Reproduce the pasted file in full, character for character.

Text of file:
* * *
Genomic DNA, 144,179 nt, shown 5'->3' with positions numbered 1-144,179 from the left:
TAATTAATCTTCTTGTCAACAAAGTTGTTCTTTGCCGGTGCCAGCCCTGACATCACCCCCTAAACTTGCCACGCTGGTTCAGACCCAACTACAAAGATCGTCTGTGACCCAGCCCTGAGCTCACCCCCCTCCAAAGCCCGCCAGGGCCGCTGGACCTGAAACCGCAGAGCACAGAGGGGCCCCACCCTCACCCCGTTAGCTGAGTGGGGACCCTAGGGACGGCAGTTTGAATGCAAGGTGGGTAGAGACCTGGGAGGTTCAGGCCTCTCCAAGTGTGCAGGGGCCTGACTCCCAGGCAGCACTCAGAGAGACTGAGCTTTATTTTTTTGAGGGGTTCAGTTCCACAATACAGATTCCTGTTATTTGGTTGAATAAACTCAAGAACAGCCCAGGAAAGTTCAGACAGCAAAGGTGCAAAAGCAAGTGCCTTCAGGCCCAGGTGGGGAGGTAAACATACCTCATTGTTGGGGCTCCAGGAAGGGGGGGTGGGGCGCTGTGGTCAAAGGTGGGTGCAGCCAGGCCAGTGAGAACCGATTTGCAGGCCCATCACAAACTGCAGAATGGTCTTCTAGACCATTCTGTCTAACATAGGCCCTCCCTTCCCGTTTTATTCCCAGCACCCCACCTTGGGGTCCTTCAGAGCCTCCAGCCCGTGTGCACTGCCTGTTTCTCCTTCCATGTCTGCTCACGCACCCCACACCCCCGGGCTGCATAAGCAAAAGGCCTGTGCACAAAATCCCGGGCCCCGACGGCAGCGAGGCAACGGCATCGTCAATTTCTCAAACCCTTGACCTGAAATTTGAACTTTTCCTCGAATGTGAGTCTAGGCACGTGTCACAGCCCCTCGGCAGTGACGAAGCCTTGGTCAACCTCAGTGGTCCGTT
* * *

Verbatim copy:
Genomic DNA, 144,179 nt, shown 5'->3' with positions numbered 1-144,179 from the left:
TAATTAATCTTCTTGTCAACAAAGTTGTTCTTTGCCGGTGCCAGCCCTGACATCACCCCCTAAACTTGCCACGCTGGTTCAGACCCAACTACAAAGATCGTCTGTGACCCAGCCCTGAGCTCACCCCCCTCCAAAGCCCGCCAGGGCCGCTGGACCTGAAACCGCAGAGCACAGAGGGGCCCCACCCTCACCCCGTTAGCTGAGTGGGGACCCTAGGGACGGCAGTTTGAATGCAAGGTGGGTAGAGACCTGGGAGGTTCAGGCCTCTCCAAGTGTGCAGGGGCCTGACTCCCAGGCAGCACTCAGAGAGACTGAGCTTTATTTTTTTGAGGGGTTCAGTTCCACAATACAGATTCCTGTTATTTGGTTGAATAAACTCAAGAACAGCCCAGGAAAGTTCAGACAGCAAAGGTGCAAAAGCAAGTGCCTTCAGGCCCAGGTGGGGAGGTAAACATACCTCATTGTTGGGGCTCCAGGAAGGGGGGGTGGGGCGCTGTGGTCAAAGGTGGGTGCAGCCAGGCCAGTGAGAACCGATTTGCAGGCCCATCACAAACTGCAGAATGGTCTTCTAGACCATTCTGTCTAACATAGGCCCTCCCTTCCCGTTTTATTCCCAGCACCCCACCTTGGGGTCCTTCAGAGCCTCCAGCCCGTGTGCACTGCCTGTTTCTCCTTCCATGTCTGCTCACGCACCCCACACCCCCGGGCTGCATAAGCAAAAGGCCTGTGCACAAAATCCCGGGCCCCGACGGCAGCGAGGCAACGGCATCGTCAATTTCTCAAACCCTTGACCTGAAATTTGAACTTTTCCTCGAATGTGAGTCTAGGCACGTGTCACAGCCCCTCGGCAGTGACGAAGCCTTGGTCAACCTCAGTGGTCCGTT